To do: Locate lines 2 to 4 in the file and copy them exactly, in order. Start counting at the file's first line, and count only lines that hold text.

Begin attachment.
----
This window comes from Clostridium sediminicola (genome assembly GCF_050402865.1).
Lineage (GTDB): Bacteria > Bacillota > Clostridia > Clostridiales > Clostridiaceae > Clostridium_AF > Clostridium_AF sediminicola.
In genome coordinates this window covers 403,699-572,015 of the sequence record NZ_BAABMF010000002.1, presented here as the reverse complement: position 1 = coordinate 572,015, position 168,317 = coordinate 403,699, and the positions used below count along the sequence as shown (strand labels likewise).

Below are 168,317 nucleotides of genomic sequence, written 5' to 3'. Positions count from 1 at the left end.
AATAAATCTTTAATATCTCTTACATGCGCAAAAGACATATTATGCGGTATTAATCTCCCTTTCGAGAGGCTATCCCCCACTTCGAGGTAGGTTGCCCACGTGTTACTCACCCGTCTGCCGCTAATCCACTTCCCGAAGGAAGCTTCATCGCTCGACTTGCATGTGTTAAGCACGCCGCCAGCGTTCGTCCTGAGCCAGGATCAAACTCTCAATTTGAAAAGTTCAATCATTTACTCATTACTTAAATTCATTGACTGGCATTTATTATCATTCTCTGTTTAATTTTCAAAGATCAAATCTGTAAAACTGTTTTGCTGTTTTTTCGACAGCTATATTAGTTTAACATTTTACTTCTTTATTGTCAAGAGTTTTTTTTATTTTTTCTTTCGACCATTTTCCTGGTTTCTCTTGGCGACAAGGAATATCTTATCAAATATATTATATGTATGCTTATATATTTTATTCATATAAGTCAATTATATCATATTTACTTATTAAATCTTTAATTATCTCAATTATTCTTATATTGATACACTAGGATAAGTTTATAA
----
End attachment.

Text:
Lineage (GTDB): Bacteria > Bacillota > Clostridia > Clostridiales > Clostridiaceae > Clostridium_AF > Clostridium_AF sediminicola.
In genome coordinates this window covers 403,699-572,015 of the sequence record NZ_BAABMF010000002.1, presented here as the reverse complement: position 1 = coordinate 572,015, position 168,317 = coordinate 403,699, and the positions used below count along the sequence as shown (strand labels likewise).

Below are 168,317 nucleotides of genomic sequence, written 5' to 3'. Positions count from 1 at the left end.